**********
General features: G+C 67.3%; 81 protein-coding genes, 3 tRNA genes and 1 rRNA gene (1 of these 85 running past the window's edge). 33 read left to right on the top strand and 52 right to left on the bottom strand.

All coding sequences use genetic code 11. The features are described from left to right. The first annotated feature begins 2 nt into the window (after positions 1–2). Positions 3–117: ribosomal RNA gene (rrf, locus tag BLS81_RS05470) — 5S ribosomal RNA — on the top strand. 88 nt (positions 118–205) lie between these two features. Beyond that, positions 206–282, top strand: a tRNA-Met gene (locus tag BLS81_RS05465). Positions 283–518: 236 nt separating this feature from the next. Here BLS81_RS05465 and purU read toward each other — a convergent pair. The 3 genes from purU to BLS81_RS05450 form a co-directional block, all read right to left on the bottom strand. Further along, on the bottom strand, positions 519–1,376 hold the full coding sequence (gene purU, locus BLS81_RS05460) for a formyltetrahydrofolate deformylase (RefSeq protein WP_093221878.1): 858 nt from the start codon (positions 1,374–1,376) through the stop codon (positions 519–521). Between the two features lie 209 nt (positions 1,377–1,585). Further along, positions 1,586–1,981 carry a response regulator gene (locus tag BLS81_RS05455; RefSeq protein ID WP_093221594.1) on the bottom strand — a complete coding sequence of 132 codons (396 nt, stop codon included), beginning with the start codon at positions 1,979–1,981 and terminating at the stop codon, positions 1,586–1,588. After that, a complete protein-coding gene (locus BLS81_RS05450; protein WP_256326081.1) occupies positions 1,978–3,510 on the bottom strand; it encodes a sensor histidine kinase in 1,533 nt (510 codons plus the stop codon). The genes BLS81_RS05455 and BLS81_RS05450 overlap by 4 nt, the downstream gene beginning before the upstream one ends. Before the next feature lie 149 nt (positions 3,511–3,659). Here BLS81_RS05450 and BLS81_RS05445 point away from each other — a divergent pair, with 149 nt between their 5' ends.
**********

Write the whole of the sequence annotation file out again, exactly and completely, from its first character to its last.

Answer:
General features: G+C 67.3%; 81 protein-coding genes, 3 tRNA genes and 1 rRNA gene (1 of these 85 running past the window's edge). 33 read left to right on the top strand and 52 right to left on the bottom strand.

All coding sequences use genetic code 11. The features are described from left to right. The first annotated feature begins 2 nt into the window (after positions 1–2). Positions 3–117: ribosomal RNA gene (rrf, locus tag BLS81_RS05470) — 5S ribosomal RNA — on the top strand. 88 nt (positions 118–205) lie between these two features. Beyond that, positions 206–282, top strand: a tRNA-Met gene (locus tag BLS81_RS05465). Positions 283–518: 236 nt separating this feature from the next. Here BLS81_RS05465 and purU read toward each other — a convergent pair. The 3 genes from purU to BLS81_RS05450 form a co-directional block, all read right to left on the bottom strand. Further along, on the bottom strand, positions 519–1,376 hold the full coding sequence (gene purU, locus BLS81_RS05460) for a formyltetrahydrofolate deformylase (RefSeq protein WP_093221878.1): 858 nt from the start codon (positions 1,374–1,376) through the stop codon (positions 519–521). Between the two features lie 209 nt (positions 1,377–1,585). Further along, positions 1,586–1,981 carry a response regulator gene (locus tag BLS81_RS05455; RefSeq protein ID WP_093221594.1) on the bottom strand — a complete coding sequence of 132 codons (396 nt, stop codon included), beginning with the start codon at positions 1,979–1,981 and terminating at the stop codon, positions 1,586–1,588. After that, a complete protein-coding gene (locus BLS81_RS05450; protein WP_256326081.1) occupies positions 1,978–3,510 on the bottom strand; it encodes a sensor histidine kinase in 1,533 nt (510 codons plus the stop codon). The genes BLS81_RS05455 and BLS81_RS05450 overlap by 4 nt, the downstream gene beginning before the upstream one ends. Before the next feature lie 149 nt (positions 3,511–3,659). Here BLS81_RS05450 and BLS81_RS05445 point away from each other — a divergent pair, with 149 nt between their 5' ends.